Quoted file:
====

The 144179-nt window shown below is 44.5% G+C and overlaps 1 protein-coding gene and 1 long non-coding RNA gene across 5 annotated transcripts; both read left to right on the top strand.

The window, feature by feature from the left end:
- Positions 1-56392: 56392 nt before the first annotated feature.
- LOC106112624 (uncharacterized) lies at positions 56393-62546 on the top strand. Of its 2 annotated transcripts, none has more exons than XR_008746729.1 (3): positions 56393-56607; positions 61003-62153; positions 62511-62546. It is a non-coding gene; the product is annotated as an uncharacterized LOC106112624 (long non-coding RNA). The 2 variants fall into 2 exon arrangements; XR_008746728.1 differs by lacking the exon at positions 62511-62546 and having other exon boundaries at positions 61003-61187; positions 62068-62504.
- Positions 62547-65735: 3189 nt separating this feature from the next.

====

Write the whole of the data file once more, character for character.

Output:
The 144179-nt window shown below is 44.5% G+C and overlaps 1 protein-coding gene and 1 long non-coding RNA gene across 5 annotated transcripts; both read left to right on the top strand.

The window, feature by feature from the left end:
- Positions 1-56392: 56392 nt before the first annotated feature.
- LOC106112624 (uncharacterized) lies at positions 56393-62546 on the top strand. Of its 2 annotated transcripts, none has more exons than XR_008746729.1 (3): positions 56393-56607; positions 61003-62153; positions 62511-62546. It is a non-coding gene; the product is annotated as an uncharacterized LOC106112624 (long non-coding RNA). The 2 variants fall into 2 exon arrangements; XR_008746728.1 differs by lacking the exon at positions 62511-62546 and having other exon boundaries at positions 61003-61187; positions 62068-62504.
- Positions 62547-65735: 3189 nt separating this feature from the next.